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Archived: SENSE - Community Services (South West) Requires improvement

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Reports


Inspection carried out on 16 August 2016

During a routine inspection

The inspection was announced. We gave the operations manager 48 hours notice of our visit because we needed to ensure key staff were available. SENSE – Community Services (South West) is registered to provide the regulated activity of personal care in order to deliver services to people in their own homes. The service supported both adults and children and provided two types of service. They provided a Communicator Guide Service for people with a dual sensory loss and an Intervenor Service for congenitally deafblind children, adults and their families. At the time of the inspection those people who were in receipt of a communicator guide service were not receiving a personal care service. Therefore their support does not come within the remit of the registered service. At the time of our inspection there were three children and their families being supported by the intervenor service. The staff who provide this service are called Intervenors.

The previous registered manager left their post at the end of June 2016. SENSE had already appointed a new manager who is due to commence on 1 September 2016 and will submit their application for registration. A registered manager is a person who has registered with the Care Quality Commission to manage the service and has the legal responsibility for meeting the requirements of the law; as does the provider. The operations manager was available for the inspection and knew the service well.

Records of risk assessments and care plans had not been prepared for the children supported however the intervenors who supported them were fully aware of the care and support to be provided and the safe way to do this. Individual assessments and supports plans had not been completed by the service for all of the children.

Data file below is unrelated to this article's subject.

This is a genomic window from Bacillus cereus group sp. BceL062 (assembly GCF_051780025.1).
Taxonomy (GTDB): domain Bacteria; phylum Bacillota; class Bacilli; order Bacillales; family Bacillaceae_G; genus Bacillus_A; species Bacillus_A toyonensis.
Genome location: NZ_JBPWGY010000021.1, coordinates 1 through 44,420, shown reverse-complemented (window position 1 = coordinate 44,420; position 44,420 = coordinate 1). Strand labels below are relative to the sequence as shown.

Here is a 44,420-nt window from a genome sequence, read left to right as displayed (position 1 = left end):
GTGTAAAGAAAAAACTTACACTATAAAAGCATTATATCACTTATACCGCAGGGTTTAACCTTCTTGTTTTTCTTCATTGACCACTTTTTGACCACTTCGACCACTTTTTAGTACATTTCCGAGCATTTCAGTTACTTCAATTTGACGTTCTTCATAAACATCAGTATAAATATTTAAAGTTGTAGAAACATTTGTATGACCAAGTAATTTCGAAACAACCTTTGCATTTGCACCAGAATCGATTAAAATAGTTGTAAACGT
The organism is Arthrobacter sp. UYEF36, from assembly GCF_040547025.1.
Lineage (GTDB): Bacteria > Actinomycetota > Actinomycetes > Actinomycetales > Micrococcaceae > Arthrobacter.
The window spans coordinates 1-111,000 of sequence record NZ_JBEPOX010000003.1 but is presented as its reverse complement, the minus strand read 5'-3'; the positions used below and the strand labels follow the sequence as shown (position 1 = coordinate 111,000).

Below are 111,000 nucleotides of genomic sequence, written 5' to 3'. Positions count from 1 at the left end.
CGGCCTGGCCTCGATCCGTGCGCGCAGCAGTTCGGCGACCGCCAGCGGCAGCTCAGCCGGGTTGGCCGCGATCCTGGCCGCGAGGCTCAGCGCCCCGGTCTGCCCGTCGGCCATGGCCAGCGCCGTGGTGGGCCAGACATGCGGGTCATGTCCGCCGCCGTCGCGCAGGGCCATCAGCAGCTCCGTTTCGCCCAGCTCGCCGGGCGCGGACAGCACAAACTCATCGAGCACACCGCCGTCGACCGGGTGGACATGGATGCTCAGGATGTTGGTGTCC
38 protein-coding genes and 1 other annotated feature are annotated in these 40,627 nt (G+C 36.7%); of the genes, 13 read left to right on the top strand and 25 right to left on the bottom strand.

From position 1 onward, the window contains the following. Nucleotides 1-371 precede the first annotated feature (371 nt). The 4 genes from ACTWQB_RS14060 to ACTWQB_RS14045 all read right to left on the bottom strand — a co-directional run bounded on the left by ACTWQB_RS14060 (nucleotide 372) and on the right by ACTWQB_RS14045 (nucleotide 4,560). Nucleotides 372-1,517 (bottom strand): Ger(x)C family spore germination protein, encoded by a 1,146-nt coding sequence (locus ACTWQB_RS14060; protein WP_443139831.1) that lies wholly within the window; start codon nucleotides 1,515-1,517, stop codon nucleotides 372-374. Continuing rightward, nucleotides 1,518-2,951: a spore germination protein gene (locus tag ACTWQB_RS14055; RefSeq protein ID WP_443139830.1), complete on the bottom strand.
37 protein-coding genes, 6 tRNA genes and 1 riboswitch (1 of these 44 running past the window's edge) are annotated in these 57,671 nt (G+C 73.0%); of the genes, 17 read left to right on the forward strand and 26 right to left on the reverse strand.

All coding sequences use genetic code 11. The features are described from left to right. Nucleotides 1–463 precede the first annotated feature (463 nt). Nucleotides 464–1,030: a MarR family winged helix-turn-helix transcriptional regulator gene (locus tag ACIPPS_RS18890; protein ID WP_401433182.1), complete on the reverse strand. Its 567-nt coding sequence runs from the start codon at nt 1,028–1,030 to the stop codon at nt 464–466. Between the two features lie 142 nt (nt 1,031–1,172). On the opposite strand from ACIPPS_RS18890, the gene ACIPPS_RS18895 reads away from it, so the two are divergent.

The operations manager and the intervenors were aware of their responsibilities to protect the children they worked with from coming to harm. They knew how to raise and report any concerns they had about their safety and welfare. The intervenors received safeguarding adult and child protection training. There were safe recruitment procedures in place to ensure that unsuitable staff could not be employed by the service. Intervenors had minimal involvement with childrens medicines however where they did administer medicines, they had received the relevant training and were competent.

Children and their families received the level of care and support that met their specific needs and were supported by one intervenor. The intervenors were well trained and had the specific skills to enable them to establish new communication methods with the child. The intervenors worked with the families and other health and social care professionals to ensure there was a consistent approach in communication methods to enable the child to reach their full potential.

Intervenors would support children with eating and drinking were this was agreed. They did not prepare food but were aware of any preferences and dislikes of food. The intervenors would follow safe guidelines where there was a risk of choking whilst eating. The intervenors would refer to the parents when they had concerns about a childs health, would liaise with health and social care professionals and attend meetings as necessary.

The intervenors had good relationships with the children and the families they supported. The intervenors were kind, caring and living towards the children. The families and the child were kept at the centre of all decision making about the service and encouraged to express their views and opinions. They were listened to and any decisions made were with their full agreement.

The service was well led. The registered manager had recently left their post but a new manager had been appointed and was starting with the service on 1 September 2016. The operations manager was currently providing good leadership and will continue to support the new manager when they are in post.